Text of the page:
Misconception #3: Plastic Is Just “Use and Throw”
Usually, when people talk about “use and throw,” they are referring to single-use plastics.
These plastics include products like straws, wrappers, bottles, and bags. These items are usually discarded quickly after the first use.
However, it is a very different scenario in the industrial trade process. Plastic usage is essential when it comes to packaging and safeguarding the quality of goods.
Without plastic, there will be many damaged items and material wastages along the way. This increases production costing, which would affect pricing and profit generation.
Instead of single “use and throw” usage, find ways how plastics can be creatively reused.
Change your consumer’s perception of repurposing your product packaging in ways they can reuse them in their daily life.
In this way, plastic packaging will not immediately end up in some rubbish landfill but would be more valuable to end-users.
Plastic, as for now, is cheap, durable, and easy to transport. It makes perfect sense for commercial usage and decreases carbon footprints for plastic packaging environmental impact.
Until another alternative is found, plastic packaging would still be the best way to support this process.
Misconception #4: Plastics Cannot Be Recycled
We are used to seeing plastic as litter.
However, it has a longer lifespan than expected.
Durable plastic can be recycled at the end of use, typically for a maximum of six times. However, its fibers lessen each time it is recycled.
This means after going through several cycles, it is no longer recyclable.
Before it has reached its usability lifespan, it is usually repurposed as bottle caps, hardy containers, or integrated with fabric materials for clothing wears.
Therefore, it is essential to use the right type of plastic so that it can be recycled to be readapted to serve more usages.
Misconception #5: Plastics will be banned in the future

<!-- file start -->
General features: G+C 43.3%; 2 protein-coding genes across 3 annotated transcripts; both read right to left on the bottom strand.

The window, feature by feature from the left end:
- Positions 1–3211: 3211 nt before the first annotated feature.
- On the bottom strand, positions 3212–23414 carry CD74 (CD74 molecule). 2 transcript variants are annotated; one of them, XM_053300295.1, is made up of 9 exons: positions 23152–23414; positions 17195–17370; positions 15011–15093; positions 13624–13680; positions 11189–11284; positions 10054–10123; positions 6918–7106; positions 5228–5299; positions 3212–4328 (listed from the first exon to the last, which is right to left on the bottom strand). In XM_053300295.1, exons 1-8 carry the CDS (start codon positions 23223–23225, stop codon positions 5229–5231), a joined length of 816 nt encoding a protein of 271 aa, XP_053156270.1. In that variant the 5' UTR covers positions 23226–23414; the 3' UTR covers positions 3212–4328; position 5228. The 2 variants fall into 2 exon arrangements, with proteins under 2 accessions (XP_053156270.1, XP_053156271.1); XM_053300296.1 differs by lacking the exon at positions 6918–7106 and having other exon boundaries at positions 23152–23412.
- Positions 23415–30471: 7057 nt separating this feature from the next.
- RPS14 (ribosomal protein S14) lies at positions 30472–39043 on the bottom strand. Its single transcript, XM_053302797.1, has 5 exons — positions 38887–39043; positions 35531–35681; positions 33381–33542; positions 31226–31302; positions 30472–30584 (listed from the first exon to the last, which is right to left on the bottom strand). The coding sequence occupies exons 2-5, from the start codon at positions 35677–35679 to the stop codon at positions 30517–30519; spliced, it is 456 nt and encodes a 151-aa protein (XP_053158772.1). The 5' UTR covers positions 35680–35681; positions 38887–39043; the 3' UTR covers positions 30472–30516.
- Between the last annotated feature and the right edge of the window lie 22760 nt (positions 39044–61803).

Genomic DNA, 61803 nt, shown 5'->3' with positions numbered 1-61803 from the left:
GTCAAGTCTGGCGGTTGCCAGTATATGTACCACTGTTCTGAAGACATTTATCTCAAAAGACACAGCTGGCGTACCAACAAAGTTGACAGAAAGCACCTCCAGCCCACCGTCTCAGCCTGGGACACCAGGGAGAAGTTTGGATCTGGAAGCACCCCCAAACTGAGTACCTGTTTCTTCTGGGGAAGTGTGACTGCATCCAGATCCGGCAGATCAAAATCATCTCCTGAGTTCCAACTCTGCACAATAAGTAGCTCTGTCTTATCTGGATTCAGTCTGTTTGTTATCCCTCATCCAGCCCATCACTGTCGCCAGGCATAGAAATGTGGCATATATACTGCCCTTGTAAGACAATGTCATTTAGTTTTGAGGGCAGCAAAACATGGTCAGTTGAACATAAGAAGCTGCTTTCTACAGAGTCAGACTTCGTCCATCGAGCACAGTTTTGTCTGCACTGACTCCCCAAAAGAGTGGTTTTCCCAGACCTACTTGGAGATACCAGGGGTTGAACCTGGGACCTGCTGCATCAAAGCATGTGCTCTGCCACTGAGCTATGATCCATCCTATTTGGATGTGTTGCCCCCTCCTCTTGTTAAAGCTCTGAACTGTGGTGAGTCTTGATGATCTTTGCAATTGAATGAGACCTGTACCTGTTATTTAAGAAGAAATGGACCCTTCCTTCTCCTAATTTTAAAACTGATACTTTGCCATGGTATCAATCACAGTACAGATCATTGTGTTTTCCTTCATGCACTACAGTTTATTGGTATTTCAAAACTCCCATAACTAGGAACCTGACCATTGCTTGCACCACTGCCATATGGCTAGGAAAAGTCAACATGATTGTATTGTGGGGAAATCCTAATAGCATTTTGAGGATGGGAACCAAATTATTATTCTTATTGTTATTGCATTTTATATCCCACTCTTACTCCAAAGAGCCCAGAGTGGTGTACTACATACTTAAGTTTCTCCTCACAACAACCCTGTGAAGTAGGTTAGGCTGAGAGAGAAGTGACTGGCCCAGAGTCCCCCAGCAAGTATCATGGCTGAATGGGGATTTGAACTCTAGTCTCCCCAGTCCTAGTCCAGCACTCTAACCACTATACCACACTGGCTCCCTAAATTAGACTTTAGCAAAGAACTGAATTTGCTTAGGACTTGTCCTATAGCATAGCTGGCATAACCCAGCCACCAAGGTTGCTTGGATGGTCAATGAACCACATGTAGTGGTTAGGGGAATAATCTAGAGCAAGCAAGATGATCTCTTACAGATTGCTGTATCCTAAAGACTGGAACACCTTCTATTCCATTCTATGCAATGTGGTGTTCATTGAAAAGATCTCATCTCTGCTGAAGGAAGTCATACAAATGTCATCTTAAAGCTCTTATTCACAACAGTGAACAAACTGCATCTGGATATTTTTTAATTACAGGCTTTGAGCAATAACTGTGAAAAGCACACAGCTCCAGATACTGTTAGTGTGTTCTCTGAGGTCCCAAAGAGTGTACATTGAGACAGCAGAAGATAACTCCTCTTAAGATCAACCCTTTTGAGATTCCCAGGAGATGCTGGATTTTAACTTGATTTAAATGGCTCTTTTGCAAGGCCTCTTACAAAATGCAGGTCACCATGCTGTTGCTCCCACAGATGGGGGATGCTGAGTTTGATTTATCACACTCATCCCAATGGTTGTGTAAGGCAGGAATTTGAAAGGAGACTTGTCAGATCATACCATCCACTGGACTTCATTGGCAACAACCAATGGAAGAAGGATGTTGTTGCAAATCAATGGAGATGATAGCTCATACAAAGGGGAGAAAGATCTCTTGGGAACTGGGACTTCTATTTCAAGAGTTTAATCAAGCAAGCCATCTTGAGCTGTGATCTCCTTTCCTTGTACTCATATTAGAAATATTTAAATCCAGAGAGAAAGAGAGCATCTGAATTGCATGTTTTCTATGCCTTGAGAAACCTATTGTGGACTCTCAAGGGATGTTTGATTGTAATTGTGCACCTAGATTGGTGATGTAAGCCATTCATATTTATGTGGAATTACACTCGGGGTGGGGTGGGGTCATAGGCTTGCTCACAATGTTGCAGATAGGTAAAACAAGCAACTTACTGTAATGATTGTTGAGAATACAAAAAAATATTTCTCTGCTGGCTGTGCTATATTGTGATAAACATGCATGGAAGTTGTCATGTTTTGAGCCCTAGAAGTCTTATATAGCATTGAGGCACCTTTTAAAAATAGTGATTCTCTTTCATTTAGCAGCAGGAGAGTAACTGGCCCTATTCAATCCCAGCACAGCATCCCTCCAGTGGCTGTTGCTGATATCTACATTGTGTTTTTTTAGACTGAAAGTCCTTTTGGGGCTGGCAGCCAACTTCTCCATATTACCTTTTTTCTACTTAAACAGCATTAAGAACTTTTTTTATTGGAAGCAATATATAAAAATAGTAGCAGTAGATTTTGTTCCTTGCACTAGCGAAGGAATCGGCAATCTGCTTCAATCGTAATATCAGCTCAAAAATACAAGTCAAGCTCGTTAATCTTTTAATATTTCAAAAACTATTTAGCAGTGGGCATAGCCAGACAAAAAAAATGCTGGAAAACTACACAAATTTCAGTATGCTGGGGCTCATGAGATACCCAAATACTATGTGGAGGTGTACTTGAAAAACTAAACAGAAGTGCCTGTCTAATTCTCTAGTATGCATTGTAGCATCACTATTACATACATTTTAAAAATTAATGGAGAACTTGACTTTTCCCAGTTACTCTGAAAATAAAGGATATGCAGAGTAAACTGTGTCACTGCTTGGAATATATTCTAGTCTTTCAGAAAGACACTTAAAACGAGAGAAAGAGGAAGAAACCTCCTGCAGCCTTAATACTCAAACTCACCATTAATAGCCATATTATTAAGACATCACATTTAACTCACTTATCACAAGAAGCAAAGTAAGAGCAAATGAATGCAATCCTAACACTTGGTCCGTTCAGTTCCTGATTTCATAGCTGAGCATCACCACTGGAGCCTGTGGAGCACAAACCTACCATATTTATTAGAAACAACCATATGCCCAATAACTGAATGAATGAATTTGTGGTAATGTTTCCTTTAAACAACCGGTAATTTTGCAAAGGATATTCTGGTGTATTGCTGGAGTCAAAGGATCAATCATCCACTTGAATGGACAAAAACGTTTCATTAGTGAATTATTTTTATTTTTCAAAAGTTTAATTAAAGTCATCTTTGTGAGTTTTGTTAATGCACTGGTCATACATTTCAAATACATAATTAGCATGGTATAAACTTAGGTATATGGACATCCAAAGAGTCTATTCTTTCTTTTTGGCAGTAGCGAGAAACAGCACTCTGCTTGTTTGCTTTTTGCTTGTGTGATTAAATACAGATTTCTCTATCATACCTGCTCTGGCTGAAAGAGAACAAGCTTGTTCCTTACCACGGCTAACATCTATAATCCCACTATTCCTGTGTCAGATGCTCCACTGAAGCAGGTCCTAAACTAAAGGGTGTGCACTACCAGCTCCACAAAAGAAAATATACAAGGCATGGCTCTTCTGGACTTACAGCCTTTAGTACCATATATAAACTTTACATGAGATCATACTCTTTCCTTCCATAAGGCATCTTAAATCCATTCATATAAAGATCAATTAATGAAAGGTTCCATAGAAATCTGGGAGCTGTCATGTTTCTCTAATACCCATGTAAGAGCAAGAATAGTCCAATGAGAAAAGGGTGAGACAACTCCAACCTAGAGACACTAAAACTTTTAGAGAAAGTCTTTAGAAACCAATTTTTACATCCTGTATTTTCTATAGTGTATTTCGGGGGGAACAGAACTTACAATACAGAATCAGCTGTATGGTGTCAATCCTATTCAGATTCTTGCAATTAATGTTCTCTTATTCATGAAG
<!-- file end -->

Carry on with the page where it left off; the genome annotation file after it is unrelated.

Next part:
Since plastic is deemed to be harmful, it would be banned in the future, right?
However, this would be challenging as plastic is still widely used in packaging because of its low cost and efficiency.
There seems to be no suitable material able to replace it yet.
Here at Thong Guan, we are now researching feedstock recycling solutions and introducing bio-based alternative raw materials for renewal-based plastic so that we can play our part in protecting our environment.
Solution – Playing Your Part
In conclusion, what then could be the solution to plastic packaging to reduce its environmental impact?
The move to reduce plastics can only speed up when all players in the industry, including brand owners, manufacturers, retailers, and even consumers, do their part to eventually replace the use of plastic.
Investments in research and alternative materials can help businesses restrategize plans for alternative plastic packaging. It advocates the discovery and usage of other methods for packaging and brings positive changes to the environment too.
It is essential to know and choose the right type of plastic packaging to use. Here is a list of sustainable-made plastic materials to consider:
- Bioplastics: Made from natural raw materials such as tall oil and corn starch
- Biodegradable Plastics: Made from traditional petrochemicals. They are engineered to disintegrate more quickly
- Eco/recycled Plastics: These are plastics made from recycled plastic materials rather than raw petrochemicals.
Minimize your own plastic footprint in your business practices and encourage others to follow too. There is no better place to start than your own premises.
It demonstrates to others that you are responsible and have a clear stand on your part in nature conservation.
Plastic packaging is not going away anytime soon because it still brings so much benefit to the industrial world.
Even though there may be a lot of misconceptions about it, we need to acknowledge that plastic is not just an isolated problem that we can exclude from our businesses.
Exploring and using alternative materials, waste management, and the willingness to change makes tomorrows difference